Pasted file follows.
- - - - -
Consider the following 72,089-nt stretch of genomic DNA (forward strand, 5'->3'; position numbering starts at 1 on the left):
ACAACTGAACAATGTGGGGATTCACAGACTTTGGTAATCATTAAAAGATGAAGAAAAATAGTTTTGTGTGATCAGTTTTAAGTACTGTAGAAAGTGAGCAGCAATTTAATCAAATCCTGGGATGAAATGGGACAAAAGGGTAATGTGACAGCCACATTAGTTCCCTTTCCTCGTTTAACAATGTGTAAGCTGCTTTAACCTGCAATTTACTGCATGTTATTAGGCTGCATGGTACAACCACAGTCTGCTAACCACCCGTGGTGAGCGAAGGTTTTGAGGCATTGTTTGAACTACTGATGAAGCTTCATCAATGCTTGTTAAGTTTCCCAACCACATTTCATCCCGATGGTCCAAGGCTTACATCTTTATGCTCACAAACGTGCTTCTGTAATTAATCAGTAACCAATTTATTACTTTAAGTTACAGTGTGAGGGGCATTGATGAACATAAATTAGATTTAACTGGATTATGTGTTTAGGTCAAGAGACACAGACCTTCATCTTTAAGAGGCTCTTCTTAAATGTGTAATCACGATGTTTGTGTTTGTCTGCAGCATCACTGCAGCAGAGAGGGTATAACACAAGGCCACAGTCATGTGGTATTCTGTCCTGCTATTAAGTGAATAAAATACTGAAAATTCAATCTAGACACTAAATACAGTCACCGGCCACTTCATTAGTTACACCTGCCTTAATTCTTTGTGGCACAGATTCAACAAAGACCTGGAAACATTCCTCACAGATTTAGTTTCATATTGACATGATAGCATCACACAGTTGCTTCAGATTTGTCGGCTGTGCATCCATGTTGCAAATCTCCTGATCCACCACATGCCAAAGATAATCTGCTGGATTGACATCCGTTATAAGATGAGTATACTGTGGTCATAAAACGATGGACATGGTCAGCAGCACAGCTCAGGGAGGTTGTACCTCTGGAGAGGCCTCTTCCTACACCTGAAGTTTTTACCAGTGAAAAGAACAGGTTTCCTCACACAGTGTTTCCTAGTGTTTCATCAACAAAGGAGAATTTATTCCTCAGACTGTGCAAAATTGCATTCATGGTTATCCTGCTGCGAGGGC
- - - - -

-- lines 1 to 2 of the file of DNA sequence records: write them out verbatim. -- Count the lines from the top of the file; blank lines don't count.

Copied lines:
Consider the following 72,089-nt stretch of genomic DNA (forward strand, 5'->3'; position numbering starts at 1 on the left):
ACAACTGAACAATGTGGGGATTCACAGACTTTGGTAATCATTAAAAGATGAAGAAAAATAGTTTTGTGTGATCAGTTTTAAGTACTGTAGAAAGTGAGCAGCAATTTAATCAAATCCTGGGATGAAATGGGACAAAAGGGTAATGTGACAGCCACATTAGTTCCCTTTCCTCGTTTAACAATGTGTAAGCTGCTTTAACCTGCAATTTACTGCATGTTATTAGGCTGCATGGTACAACCACAGTCTGCTAACCACCCGTGGTGAGCGAAGGTTTTGAGGCATTGTTTGAACTACTGATGAAGCTTCATCAATGCTTGTTAAGTTTCCCAACCACATTTCATCCCGATGGTCCAAGGCTTACATCTTTATGCTCACAAACGTGCTTCTGTAATTAATCAGTAACCAATTTATTACTTTAAGTTACAGTGTGAGGGGCATTGATGAACATAAATTAGATTTAACTGGATTATGTGTTTAGGTCAAGAGACACAGACCTTCATCTTTAAGAGGCTCTTCTTAAATGTGTAATCACGATGTTTGTGTTTGTCTGCAGCATCACTGCAGCAGAGAGGGTATAACACAAGGCCACAGTCATGTGGTATTCTGTCCTGCTATTAAGTGAATAAAATACTGAAAATTCAATCTAGACACTAAATACAGTCACCGGCCACTTCATTAGTTACACCTGCCTTAATTCTTTGTGGCACAGATTCAACAAAGACCTGGAAACATTCCTCACAGATTTAGTTTCATATTGACATGATAGCATCACACAGTTGCTTCAGATTTGTCGGCTGTGCATCCATGTTGCAAATCTCCTGATCCACCACATGCCAAAGATAATCTGCTGGATTGACATCCGTTATAAGATGAGTATACTGTGGTCATAAAACGATGGACATGGTCAGCAGCACAGCTCAGGGAGGTTGTACCTCTGGAGAGGCCTCTTCCTACACCTGAAGTTTTTACCAGTGAAAAGAACAGGTTTCCTCACACAGTGTTTCCTAGTGTTTCATCAACAAAGGAGAATTTATTCCTCAGACTGTGCAAAATTGCATTCATGGTTATCCTGCTGCGAGGGC